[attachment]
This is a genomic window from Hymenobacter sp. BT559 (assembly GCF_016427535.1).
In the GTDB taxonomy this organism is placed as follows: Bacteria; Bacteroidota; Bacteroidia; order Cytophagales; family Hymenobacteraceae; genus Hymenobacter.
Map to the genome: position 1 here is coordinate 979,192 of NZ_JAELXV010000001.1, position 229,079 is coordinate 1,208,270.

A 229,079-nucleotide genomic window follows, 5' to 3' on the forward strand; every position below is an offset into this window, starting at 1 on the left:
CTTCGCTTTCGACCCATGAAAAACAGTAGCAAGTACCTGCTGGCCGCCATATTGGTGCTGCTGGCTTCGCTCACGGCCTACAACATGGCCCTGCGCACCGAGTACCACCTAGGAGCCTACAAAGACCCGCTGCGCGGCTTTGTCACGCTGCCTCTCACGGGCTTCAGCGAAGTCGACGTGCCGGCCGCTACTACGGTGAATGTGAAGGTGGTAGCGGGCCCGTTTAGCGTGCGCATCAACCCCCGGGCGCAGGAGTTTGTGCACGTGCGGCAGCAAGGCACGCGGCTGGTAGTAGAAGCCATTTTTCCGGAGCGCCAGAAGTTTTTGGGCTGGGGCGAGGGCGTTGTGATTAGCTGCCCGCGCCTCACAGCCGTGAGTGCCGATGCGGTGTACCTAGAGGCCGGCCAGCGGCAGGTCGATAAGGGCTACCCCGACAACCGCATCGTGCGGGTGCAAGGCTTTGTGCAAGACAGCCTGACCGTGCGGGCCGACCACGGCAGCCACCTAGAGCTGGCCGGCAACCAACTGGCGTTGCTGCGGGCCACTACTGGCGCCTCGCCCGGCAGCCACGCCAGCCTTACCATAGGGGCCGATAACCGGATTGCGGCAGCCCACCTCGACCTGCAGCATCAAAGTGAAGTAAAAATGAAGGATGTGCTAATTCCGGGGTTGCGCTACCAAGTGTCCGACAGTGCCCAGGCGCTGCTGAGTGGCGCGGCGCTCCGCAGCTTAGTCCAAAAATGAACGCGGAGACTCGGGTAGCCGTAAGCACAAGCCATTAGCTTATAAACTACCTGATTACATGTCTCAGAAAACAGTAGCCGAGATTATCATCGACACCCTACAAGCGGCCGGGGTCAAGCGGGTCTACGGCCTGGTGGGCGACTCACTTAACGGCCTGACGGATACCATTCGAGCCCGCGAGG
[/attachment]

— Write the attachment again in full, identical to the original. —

This is a genomic window from Hymenobacter sp. BT559 (assembly GCF_016427535.1).
In the GTDB taxonomy this organism is placed as follows: Bacteria; Bacteroidota; Bacteroidia; order Cytophagales; family Hymenobacteraceae; genus Hymenobacter.
Map to the genome: position 1 here is coordinate 979,192 of NZ_JAELXV010000001.1, position 229,079 is coordinate 1,208,270.

A 229,079-nucleotide genomic window follows, 5' to 3' on the forward strand; every position below is an offset into this window, starting at 1 on the left:
CTTCGCTTTCGACCCATGAAAAACAGTAGCAAGTACCTGCTGGCCGCCATATTGGTGCTGCTGGCTTCGCTCACGGCCTACAACATGGCCCTGCGCACCGAGTACCACCTAGGAGCCTACAAAGACCCGCTGCGCGGCTTTGTCACGCTGCCTCTCACGGGCTTCAGCGAAGTCGACGTGCCGGCCGCTACTACGGTGAATGTGAAGGTGGTAGCGGGCCCGTTTAGCGTGCGCATCAACCCCCGGGCGCAGGAGTTTGTGCACGTGCGGCAGCAAGGCACGCGGCTGGTAGTAGAAGCCATTTTTCCGGAGCGCCAGAAGTTTTTGGGCTGGGGCGAGGGCGTTGTGATTAGCTGCCCGCGCCTCACAGCCGTGAGTGCCGATGCGGTGTACCTAGAGGCCGGCCAGCGGCAGGTCGATAAGGGCTACCCCGACAACCGCATCGTGCGGGTGCAAGGCTTTGTGCAAGACAGCCTGACCGTGCGGGCCGACCACGGCAGCCACCTAGAGCTGGCCGGCAACCAACTGGCGTTGCTGCGGGCCACTACTGGCGCCTCGCCCGGCAGCCACGCCAGCCTTACCATAGGGGCCGATAACCGGATTGCGGCAGCCCACCTCGACCTGCAGCATCAAAGTGAAGTAAAAATGAAGGATGTGCTAATTCCGGGGTTGCGCTACCAAGTGTCCGACAGTGCCCAGGCGCTGCTGAGTGGCGCGGCGCTCCGCAGCTTAGTCCAAAAATGAACGCGGAGACTCGGGTAGCCGTAAGCACAAGCCATTAGCTTATAAACTACCTGATTACATGTCTCAGAAAACAGTAGCCGAGATTATCATCGACACCCTACAAGCGGCCGGGGTCAAGCGGGTCTACGGCCTGGTGGGCGACTCACTTAACGGCCTGACGGATACCATTCGAGCCCGCGAGG